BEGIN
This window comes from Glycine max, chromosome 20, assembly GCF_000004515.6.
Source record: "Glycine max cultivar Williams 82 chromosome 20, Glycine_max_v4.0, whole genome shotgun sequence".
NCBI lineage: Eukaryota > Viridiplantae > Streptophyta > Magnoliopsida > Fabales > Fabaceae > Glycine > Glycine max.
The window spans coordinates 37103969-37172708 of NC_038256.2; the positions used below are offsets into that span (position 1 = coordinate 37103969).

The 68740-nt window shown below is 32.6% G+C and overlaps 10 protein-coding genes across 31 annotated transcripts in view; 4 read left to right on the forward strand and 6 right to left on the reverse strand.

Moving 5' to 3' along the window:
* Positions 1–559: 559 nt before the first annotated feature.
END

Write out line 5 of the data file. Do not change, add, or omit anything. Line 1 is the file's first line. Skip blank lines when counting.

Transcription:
The 68740-nt window shown below is 32.6% G+C and overlaps 10 protein-coding genes across 31 annotated transcripts in view; 4 read left to right on the forward strand and 6 right to left on the reverse strand.